Her mother's eyes flashed knowingly over the brim of her cup. "You would say that, as his mother."

"And you would know! Having your way, I would still be living under this roof -- well," she gestured out the kitchen window, towards the house, "that roof. Too young to be a wife, too young to be a mother, too young for aught but housework. Think you that I've forgotten?"

"I think me your memory is full of more holes than mine." Ivorwen paused to admire a plump apple, from her own garden if Gilraen could judge the proud look. "That was your father who lamented those things, when it became obvious his little girl grew into a ripe woman; one who soon had every bachelor in the Angle turning his head. 'Twas I who said you were more 'young' than 'lady' when those hopeful suitors came knocking, but that fact was even less of a deterrent than Dirhael's hard glare."

Together, they laughed. Once composed, Gilraen decided to defend her femininity. "It's true I was of a mind in my youth to care more for horses than embroidery. But I was not so unusual by the time I was turning heads, as you say."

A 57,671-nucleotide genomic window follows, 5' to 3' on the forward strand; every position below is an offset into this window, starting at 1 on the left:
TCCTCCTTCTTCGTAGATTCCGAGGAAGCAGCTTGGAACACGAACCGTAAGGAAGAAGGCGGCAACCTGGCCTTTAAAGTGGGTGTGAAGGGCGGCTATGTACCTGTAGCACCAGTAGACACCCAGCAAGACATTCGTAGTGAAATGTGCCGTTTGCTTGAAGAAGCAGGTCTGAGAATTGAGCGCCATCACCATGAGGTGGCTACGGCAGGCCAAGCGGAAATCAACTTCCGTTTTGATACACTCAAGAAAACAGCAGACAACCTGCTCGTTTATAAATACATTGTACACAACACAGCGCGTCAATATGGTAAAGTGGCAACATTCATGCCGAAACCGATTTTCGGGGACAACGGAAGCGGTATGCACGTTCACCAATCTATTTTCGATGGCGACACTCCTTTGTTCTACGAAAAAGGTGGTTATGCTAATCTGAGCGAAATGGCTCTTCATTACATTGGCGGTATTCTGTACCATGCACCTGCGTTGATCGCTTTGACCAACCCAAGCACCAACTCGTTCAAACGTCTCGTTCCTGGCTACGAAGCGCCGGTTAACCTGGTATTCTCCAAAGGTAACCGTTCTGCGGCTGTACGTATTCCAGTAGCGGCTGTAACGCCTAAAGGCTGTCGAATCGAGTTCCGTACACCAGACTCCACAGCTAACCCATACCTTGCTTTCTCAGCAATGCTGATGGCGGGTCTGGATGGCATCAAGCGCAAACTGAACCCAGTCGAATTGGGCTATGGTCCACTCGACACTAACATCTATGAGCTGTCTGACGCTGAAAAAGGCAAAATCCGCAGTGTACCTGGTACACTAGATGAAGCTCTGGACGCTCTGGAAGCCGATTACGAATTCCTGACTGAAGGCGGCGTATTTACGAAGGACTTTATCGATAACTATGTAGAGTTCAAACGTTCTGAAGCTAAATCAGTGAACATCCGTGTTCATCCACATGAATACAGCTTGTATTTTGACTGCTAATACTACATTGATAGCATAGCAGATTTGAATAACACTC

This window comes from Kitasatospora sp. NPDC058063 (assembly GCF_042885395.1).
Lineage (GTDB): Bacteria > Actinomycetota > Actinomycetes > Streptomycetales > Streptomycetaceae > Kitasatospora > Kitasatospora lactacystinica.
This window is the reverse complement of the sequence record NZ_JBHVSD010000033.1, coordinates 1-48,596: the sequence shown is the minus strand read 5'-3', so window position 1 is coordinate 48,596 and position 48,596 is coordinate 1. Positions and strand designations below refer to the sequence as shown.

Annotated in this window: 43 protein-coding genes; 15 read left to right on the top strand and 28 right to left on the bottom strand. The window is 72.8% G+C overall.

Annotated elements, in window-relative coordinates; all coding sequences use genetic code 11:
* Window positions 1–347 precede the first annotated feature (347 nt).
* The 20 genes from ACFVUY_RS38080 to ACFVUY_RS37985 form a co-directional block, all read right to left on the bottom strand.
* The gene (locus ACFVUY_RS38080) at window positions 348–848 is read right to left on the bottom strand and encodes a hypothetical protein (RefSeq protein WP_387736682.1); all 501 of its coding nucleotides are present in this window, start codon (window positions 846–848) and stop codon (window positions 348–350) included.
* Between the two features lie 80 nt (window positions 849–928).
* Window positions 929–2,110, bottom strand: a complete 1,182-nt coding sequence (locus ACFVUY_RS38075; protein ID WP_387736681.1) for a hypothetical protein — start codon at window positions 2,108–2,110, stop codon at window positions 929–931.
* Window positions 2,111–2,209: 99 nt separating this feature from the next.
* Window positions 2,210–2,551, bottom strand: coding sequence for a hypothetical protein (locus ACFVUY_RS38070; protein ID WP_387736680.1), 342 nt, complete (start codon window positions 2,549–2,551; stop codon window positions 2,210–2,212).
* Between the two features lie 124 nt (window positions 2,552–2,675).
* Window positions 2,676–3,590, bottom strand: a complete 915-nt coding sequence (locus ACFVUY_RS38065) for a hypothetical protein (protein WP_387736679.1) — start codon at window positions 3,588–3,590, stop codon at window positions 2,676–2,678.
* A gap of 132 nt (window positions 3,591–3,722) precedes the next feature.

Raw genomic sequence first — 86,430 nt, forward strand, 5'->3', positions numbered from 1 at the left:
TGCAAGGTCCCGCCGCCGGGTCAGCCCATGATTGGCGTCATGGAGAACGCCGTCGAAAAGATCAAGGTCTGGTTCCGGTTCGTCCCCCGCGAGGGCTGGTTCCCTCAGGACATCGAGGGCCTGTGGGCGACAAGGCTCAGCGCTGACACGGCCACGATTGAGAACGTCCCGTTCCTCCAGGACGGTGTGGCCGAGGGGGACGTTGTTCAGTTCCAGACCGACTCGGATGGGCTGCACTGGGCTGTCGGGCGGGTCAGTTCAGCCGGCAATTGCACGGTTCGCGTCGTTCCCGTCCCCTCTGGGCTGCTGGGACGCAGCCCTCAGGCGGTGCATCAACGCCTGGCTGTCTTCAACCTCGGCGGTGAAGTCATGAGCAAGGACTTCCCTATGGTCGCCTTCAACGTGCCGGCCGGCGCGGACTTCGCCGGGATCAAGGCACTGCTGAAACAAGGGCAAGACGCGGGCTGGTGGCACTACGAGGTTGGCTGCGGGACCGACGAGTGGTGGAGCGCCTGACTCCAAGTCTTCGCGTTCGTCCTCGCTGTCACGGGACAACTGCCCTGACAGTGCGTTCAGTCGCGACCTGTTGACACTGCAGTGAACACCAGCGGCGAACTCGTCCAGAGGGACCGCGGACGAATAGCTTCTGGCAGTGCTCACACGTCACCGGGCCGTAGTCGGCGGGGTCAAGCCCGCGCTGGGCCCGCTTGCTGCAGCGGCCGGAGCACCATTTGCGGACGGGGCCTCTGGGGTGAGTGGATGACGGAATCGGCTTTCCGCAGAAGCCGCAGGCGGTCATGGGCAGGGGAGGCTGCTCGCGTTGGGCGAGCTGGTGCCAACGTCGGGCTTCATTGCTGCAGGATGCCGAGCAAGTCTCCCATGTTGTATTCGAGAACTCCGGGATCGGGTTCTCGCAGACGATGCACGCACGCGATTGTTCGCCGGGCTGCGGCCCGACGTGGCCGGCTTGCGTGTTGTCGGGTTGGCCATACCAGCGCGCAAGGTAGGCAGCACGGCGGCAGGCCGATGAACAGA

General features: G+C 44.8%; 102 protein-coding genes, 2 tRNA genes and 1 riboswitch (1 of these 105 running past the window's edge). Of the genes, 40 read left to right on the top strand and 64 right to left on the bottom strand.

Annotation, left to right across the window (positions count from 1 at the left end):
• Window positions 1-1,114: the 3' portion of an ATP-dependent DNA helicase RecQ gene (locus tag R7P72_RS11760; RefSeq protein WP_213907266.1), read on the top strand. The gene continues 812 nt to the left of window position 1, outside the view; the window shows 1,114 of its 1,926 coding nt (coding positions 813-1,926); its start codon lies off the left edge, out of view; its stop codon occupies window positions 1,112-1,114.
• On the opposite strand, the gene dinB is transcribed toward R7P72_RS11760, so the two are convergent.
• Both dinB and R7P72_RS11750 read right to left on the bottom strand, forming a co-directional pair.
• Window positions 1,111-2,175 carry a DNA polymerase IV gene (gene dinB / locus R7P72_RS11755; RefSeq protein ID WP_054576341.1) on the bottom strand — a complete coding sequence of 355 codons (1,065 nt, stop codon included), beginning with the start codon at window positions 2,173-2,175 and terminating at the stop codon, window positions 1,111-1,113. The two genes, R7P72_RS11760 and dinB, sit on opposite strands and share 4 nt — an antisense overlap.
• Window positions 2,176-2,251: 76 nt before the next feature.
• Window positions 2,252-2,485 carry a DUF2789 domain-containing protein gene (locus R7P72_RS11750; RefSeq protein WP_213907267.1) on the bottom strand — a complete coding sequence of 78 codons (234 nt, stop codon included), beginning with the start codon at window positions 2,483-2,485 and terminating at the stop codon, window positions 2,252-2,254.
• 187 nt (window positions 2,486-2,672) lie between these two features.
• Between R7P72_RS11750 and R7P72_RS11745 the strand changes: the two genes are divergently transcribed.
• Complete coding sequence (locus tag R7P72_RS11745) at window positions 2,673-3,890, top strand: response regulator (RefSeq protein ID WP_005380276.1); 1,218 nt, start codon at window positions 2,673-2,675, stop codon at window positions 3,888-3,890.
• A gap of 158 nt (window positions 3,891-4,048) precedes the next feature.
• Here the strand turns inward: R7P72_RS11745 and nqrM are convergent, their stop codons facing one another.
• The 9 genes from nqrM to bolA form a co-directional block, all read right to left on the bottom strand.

Ivorwen shook her head, eyes lowered to the table, surface as worn as her hands after years of kneading and cutting and washing. "Ah, but you were. Say 'special' instead, if you prefer, but you were. And seeing it, Arathorn desired you all the more, I deem."

Gilraen felt her breath catch, and sighed just as abruptly. I can talk about him here, name him freely. And yet, she found nothing to say. But everyone here knew him, and so many are lost amongst us that we speak more of the future; not like Rivendell, when I cannot reminisce aloud for fear of being overheard, though all the house echoes with stories of the past.